Sophie Says: Kissing cousins

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Gramps Says
My grandparents Abraham Y. and ‘Daisy’ Taylor were the head of a large family of 10 children. All of those children raised families of their own and have since passed on. The grandchildren of Grandpa and Grandma Taylor assemble for a cousins’ luncheon several times a year in Salt Lake City and catch up on current family news and share memories of the past.

When I alerted my sister Carolynn who lives near Coeur d’Alene, Idaho of my intention to attend the upcoming cousins luncheon she emailed back saying, “I’ll book a flight and meet you there.” In her early childhood Carolynn spent many hours with her cousin Carol and they became dear friends but they have not crossed trails since our family moved to California. If you heard a distant commotion and screams of delight in Winters at about noon time on Monday a week ago it was probably them when they met after not seeing each other for more than 70 years. There were plenty of hugs and kisses.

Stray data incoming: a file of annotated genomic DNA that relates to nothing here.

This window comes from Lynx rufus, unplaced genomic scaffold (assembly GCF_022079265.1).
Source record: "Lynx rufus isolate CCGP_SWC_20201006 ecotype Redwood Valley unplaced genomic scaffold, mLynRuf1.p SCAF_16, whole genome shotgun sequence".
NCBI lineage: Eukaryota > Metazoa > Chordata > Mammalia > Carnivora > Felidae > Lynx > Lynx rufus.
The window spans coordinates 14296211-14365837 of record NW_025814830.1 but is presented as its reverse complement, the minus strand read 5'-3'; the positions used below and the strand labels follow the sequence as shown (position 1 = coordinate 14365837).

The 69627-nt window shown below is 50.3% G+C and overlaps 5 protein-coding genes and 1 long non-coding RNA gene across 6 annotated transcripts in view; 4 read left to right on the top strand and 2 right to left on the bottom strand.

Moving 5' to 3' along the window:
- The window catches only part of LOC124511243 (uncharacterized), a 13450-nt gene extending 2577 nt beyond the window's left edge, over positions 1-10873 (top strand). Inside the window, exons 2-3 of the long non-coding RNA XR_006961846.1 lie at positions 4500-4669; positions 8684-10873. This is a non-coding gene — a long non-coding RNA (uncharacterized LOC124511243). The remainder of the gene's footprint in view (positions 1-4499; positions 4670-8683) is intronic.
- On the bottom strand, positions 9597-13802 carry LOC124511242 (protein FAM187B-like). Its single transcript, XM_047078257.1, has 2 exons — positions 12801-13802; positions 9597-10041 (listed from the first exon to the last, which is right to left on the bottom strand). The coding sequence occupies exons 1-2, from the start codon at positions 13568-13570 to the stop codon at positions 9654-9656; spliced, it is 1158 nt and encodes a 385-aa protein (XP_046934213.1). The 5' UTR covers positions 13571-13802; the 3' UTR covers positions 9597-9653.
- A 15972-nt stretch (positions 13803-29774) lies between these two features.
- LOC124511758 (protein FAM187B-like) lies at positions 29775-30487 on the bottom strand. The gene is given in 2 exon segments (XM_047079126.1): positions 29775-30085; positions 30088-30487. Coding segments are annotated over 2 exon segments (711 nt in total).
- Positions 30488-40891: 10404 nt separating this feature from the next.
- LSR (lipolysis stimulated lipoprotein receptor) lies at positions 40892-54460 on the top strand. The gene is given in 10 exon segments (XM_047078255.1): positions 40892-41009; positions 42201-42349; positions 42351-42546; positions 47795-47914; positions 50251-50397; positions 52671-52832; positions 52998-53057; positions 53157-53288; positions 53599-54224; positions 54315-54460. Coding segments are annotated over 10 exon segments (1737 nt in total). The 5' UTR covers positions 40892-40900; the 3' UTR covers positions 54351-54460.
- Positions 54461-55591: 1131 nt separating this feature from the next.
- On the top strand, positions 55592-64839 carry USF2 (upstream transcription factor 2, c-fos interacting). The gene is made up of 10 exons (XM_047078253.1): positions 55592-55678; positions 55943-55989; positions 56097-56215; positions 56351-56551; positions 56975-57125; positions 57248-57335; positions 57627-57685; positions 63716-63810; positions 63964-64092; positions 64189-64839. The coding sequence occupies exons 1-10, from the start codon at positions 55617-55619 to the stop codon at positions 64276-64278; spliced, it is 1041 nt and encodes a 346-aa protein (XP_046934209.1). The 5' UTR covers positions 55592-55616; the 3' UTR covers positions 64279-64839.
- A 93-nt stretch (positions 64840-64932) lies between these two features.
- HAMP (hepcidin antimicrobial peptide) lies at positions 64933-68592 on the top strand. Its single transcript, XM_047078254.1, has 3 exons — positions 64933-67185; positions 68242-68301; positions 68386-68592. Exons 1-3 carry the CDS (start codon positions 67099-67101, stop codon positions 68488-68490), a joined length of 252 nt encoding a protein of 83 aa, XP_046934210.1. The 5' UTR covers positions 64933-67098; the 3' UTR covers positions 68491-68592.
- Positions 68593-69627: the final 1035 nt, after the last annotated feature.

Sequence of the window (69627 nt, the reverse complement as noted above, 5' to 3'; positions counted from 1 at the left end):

We cousins were taught by our faithful forbearers that we will have the opportunity to reunite with family after we leave our earthly life. If the greeting between Carolynn and Carol is an example it’s going to be noisy up there and not just a gentle strumming of harps.

Sophie Says
Nothing makes me happier than greeting a loved one. I do admit to going overboard as Gramps gets an exuberant welcome even after a trip across the street to the mail box.

Gramps thinks the linking of family generations is of great importance. He suggests we ask ourselves, “Why are so many pages of the Bible devoted to patriarchal linage?” I am not sure I understand all of the reasons he feels this way but I can’t argue otherwise as myself and many of my canine friends come with pedigree papers.

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